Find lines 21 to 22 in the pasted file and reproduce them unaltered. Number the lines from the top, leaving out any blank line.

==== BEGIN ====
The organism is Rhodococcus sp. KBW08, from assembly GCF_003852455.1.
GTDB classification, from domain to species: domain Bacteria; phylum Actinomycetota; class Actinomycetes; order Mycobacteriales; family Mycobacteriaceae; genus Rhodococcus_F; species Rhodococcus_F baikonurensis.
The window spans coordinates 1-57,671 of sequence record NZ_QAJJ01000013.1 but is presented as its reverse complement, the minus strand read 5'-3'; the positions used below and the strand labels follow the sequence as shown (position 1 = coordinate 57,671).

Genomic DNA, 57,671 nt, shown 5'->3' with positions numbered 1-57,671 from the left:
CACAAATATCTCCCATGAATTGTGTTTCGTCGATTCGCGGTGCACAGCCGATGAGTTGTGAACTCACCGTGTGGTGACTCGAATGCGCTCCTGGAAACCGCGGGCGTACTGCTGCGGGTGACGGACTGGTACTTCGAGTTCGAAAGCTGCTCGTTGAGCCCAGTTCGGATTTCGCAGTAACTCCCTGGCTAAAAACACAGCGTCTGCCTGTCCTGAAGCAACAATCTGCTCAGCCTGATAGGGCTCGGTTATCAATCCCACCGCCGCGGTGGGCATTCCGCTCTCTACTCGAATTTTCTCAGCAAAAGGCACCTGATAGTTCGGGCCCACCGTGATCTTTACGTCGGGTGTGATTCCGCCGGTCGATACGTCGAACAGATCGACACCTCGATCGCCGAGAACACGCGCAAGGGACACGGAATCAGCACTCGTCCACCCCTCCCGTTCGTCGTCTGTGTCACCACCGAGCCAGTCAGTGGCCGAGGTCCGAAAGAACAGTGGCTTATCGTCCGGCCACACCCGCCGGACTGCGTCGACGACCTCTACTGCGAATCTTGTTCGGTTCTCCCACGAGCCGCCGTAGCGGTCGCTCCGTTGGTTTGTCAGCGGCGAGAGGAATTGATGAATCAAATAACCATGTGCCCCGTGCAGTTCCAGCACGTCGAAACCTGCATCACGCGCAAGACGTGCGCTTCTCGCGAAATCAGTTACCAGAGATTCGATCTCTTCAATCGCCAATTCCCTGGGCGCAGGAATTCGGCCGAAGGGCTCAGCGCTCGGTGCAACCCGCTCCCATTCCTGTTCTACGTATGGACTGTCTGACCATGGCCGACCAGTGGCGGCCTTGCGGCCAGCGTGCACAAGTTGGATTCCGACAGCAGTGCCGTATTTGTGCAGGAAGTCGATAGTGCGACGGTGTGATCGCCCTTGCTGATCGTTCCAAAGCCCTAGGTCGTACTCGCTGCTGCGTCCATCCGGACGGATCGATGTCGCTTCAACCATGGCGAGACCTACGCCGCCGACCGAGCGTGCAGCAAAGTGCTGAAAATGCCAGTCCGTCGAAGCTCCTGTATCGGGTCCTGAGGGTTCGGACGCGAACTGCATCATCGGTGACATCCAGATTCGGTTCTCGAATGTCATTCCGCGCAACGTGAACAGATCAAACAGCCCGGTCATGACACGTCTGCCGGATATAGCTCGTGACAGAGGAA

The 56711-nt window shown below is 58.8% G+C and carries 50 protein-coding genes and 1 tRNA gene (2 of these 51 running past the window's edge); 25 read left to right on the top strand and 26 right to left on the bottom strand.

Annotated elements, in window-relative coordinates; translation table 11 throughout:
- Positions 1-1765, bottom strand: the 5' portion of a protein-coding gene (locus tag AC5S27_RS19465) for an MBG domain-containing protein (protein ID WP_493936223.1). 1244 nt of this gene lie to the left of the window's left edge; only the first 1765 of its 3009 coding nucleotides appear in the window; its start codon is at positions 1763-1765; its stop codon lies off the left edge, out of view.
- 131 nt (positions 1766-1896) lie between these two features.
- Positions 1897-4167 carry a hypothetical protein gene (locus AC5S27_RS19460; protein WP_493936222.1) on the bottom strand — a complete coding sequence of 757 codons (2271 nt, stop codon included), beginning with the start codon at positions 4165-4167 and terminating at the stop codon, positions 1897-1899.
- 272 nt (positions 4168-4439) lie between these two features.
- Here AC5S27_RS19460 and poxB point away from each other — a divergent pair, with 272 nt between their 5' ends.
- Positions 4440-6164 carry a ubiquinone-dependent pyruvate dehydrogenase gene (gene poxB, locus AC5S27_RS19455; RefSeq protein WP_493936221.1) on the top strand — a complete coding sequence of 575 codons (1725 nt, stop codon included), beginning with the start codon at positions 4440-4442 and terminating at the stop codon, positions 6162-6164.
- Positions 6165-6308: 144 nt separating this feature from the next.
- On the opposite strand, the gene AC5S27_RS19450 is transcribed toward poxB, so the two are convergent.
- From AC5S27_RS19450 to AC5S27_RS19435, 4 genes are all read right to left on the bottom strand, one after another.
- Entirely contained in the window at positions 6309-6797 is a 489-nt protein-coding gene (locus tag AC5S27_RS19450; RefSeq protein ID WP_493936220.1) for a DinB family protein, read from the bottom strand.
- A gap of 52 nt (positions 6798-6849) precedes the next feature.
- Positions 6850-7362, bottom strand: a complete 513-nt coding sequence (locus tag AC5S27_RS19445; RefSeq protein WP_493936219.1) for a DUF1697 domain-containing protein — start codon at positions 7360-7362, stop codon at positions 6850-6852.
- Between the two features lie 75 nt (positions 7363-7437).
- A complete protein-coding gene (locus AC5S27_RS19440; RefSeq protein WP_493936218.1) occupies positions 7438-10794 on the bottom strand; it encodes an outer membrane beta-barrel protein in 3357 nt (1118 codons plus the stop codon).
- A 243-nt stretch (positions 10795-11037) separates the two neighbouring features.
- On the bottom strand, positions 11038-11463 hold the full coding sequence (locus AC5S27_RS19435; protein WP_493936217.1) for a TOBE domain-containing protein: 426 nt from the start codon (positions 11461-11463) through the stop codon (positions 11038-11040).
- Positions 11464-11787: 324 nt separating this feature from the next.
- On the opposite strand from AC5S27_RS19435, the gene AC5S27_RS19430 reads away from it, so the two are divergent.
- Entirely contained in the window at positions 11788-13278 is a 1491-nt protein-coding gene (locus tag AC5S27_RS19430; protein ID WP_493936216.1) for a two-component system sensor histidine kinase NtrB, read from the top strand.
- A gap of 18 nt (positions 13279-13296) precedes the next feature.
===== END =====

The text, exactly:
- A complete protein-coding gene (locus AC5S27_RS19440; RefSeq protein WP_493936218.1) occupies positions 7438-10794 on the bottom strand; it encodes an outer membrane beta-barrel protein in 3357 nt (1118 codons plus the stop codon).
- A 243-nt stretch (positions 10795-11037) separates the two neighbouring features.